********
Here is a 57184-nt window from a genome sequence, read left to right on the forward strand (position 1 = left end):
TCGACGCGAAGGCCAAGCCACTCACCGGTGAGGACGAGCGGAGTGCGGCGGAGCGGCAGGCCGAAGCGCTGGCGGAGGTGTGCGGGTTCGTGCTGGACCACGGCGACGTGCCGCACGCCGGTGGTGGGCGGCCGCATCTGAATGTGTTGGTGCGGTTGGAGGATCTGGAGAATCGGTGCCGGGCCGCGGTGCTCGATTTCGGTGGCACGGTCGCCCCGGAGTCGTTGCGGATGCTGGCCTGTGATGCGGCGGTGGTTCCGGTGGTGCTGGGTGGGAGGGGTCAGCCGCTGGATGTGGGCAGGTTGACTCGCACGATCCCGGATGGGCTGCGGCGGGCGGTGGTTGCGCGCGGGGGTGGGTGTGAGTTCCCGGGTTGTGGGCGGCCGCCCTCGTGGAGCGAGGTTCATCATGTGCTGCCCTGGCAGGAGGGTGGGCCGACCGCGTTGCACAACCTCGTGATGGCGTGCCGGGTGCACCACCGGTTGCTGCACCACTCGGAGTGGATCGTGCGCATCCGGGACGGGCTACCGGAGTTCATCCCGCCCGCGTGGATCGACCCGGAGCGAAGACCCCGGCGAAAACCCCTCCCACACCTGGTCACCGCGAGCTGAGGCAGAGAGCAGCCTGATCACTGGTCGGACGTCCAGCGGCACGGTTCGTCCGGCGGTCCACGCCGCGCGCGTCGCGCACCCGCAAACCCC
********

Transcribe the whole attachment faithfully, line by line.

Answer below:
Here is a 57184-nt window from a genome sequence, read left to right on the forward strand (position 1 = left end):
TCGACGCGAAGGCCAAGCCACTCACCGGTGAGGACGAGCGGAGTGCGGCGGAGCGGCAGGCCGAAGCGCTGGCGGAGGTGTGCGGGTTCGTGCTGGACCACGGCGACGTGCCGCACGCCGGTGGTGGGCGGCCGCATCTGAATGTGTTGGTGCGGTTGGAGGATCTGGAGAATCGGTGCCGGGCCGCGGTGCTCGATTTCGGTGGCACGGTCGCCCCGGAGTCGTTGCGGATGCTGGCCTGTGATGCGGCGGTGGTTCCGGTGGTGCTGGGTGGGAGGGGTCAGCCGCTGGATGTGGGCAGGTTGACTCGCACGATCCCGGATGGGCTGCGGCGGGCGGTGGTTGCGCGCGGGGGTGGGTGTGAGTTCCCGGGTTGTGGGCGGCCGCCCTCGTGGAGCGAGGTTCATCATGTGCTGCCCTGGCAGGAGGGTGGGCCGACCGCGTTGCACAACCTCGTGATGGCGTGCCGGGTGCACCACCGGTTGCTGCACCACTCGGAGTGGATCGTGCGCATCCGGGACGGGCTACCGGAGTTCATCCCGCCCGCGTGGATCGACCCGGAGCGAAGACCCCGGCGAAAACCCCTCCCACACCTGGTCACCGCGAGCTGAGGCAGAGAGCAGCCTGATCACTGGTCGGACGTCCAGCGGCACGGTTCGTCCGGCGGTCCACGCCGCGCGCGTCGCGCACCCGCAAACCCC